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When Should Children Start Playing Organized Sports?

May 3, 2004 03:34 PM

By Jim Brown, Executive Editor, Sports Performance Journal (www.athletesperformance.com)

It is never too early to begin teaching fundamental movement skills to children. It’s fun, challenging, and productive for kids of any age — even toddlers — to learn how to run, jump, kick, throw, hit a ball, and do all the other things that might eventually help him or her become a good athlete.

But the question of when to enroll that child in an organized program of tennis lessons or competition is not so easy to answer. In fact, there is no "right" time for every child to get involved in organized sports. Individuals are ready at different ages. Consider your child's physical, emotional, and mental readiness before signing up for instruction or play in any sport. Just because a child is ahead of his or her peers in terms of coordination, speed, or strength does not necessarily imply readiness to participate in individual or team sports. Let’s face it: four, five and six-year-olds are not exactly team oriented. If you don’t believe that, all you have to do is watch the “beehive soccer” mentality of very young children. Forget spacing, defending, passing, and the other attributes needed to succeed at soccer. It’s all about “me” — kind of like NBA basketball.

Questions to Ask
Rather than selecting an arbitrary time or age for your child to begin playing organized sports (often based on the mere availability of a program or pressure from friends and family), it might be better to ask yourself these questions about your child:

  • Will he/she be willing to attend regular practices?
  • Is he/she mature enough to understand and play by the rules?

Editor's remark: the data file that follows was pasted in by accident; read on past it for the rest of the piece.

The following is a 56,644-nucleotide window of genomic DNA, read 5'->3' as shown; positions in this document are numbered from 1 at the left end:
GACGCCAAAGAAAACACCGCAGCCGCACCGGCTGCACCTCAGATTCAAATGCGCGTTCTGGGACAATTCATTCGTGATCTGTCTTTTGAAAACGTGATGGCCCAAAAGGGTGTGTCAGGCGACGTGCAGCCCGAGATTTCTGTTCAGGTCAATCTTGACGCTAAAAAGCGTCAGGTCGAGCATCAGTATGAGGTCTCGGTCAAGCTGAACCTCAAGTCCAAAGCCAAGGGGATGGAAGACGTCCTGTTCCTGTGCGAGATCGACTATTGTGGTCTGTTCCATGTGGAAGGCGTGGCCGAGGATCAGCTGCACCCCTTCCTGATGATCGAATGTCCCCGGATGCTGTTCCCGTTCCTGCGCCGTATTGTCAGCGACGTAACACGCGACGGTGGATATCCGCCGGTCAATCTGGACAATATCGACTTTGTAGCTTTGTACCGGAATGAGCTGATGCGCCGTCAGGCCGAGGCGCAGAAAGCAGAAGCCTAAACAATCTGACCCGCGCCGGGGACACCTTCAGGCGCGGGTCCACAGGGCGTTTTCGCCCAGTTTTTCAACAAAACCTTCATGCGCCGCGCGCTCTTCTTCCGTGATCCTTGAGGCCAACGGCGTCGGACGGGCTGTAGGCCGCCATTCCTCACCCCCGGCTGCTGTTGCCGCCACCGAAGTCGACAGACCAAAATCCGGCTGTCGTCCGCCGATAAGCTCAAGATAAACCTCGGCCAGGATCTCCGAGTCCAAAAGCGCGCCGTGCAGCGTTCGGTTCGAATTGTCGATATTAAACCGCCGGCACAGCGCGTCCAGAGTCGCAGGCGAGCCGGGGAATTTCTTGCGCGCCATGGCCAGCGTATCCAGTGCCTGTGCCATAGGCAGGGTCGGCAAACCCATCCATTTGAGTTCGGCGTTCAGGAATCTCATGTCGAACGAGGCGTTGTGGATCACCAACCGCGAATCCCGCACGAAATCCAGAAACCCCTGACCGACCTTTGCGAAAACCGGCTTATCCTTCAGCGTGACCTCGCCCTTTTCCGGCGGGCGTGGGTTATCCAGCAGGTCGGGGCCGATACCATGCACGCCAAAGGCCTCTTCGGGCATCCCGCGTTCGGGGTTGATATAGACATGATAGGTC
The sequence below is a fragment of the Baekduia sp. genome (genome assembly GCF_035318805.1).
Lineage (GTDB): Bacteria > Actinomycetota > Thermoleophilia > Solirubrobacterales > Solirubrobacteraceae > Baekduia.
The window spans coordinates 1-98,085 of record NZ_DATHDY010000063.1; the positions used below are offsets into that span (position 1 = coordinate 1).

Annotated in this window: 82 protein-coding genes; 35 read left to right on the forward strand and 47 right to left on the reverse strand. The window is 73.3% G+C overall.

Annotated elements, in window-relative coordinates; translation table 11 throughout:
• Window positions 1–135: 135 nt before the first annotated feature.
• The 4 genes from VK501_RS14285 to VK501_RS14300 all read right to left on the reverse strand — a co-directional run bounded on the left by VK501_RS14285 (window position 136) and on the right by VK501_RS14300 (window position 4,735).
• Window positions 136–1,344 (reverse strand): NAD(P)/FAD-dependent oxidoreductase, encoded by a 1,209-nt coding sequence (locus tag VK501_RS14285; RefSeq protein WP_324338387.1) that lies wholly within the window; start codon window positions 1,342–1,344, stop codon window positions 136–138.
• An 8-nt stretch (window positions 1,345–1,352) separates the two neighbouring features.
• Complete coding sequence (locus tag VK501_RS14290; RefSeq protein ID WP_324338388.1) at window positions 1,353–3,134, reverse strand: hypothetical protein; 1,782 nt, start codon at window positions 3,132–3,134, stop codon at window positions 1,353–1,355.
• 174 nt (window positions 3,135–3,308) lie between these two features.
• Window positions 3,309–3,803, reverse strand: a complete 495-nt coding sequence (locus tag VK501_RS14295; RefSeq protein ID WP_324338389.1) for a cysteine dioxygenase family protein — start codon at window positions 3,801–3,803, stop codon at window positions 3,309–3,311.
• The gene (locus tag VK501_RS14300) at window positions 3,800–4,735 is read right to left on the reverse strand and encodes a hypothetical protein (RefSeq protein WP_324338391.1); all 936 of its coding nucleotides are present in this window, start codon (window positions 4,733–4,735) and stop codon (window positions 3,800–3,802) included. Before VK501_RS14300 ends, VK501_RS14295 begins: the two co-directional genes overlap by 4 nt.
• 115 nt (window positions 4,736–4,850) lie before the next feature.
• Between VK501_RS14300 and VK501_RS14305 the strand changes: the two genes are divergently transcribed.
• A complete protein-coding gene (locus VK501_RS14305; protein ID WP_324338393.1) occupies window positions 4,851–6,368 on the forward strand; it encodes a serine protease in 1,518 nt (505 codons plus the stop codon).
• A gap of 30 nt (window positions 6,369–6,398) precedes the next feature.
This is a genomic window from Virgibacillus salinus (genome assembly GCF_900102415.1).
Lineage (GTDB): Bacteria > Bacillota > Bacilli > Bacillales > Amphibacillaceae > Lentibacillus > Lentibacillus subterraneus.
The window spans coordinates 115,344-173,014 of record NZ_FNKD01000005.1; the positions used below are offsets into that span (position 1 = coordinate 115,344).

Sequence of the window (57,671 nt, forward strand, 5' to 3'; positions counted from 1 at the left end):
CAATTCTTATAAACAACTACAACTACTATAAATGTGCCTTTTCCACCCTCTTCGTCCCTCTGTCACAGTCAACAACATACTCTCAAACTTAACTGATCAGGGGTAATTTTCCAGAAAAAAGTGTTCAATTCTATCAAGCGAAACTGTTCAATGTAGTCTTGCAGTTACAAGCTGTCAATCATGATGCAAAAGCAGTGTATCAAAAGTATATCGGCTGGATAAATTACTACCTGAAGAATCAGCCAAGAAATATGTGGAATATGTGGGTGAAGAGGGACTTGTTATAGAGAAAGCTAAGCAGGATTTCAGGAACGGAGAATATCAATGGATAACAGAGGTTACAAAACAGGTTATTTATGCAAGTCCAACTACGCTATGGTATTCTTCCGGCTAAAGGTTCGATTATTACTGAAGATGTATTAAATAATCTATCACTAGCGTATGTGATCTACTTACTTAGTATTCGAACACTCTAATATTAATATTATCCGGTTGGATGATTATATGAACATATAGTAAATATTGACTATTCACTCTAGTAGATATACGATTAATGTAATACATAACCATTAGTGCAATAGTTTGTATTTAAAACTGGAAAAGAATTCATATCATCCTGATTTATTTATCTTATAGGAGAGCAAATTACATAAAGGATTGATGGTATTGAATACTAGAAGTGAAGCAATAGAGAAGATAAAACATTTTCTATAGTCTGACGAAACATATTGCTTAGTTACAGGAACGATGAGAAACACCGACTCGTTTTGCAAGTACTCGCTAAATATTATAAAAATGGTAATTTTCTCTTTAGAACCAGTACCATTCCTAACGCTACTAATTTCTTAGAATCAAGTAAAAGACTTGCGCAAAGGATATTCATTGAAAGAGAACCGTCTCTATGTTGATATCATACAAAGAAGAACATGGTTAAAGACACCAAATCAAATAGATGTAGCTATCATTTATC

• Is he/she ready to conform to team or group goals rather than individual wishes?
  • Is he/she willing to accept coaching and discipline from someone other than you?
  • Can he/she keep up with schoolwork and participate in organized sports?

All of these questions should be discussed, or at least considered, before commitments are made. It is easy for the child to say "yes" about an activity that is new, exciting, and popular with friends. It is another matter for a child to follow through on those commitments when he or she is tired, irritable, not getting to play, doesn't like the coach or teaching pro, or continually loses. Include everyone in the process of making decisions, but reserve the right to make the final decision yourself. That's why they call you the parent.

The 8-10 Option
Most experts don't recommend organized sports before the ages of 8-10. In sports like football, volleyball, golf, track and field, and wrestling, waiting another year or two is not likely to hurt an athlete's chances of success in high school or college. Also, those sports either carry a higher risk of injury or are simply too complex for children who are younger. Many football coaches think 13 is not too late. Peewee soccer or T-ball at ages six to eight is fun and safe, depending on how the participation is handled by the parents and coaches.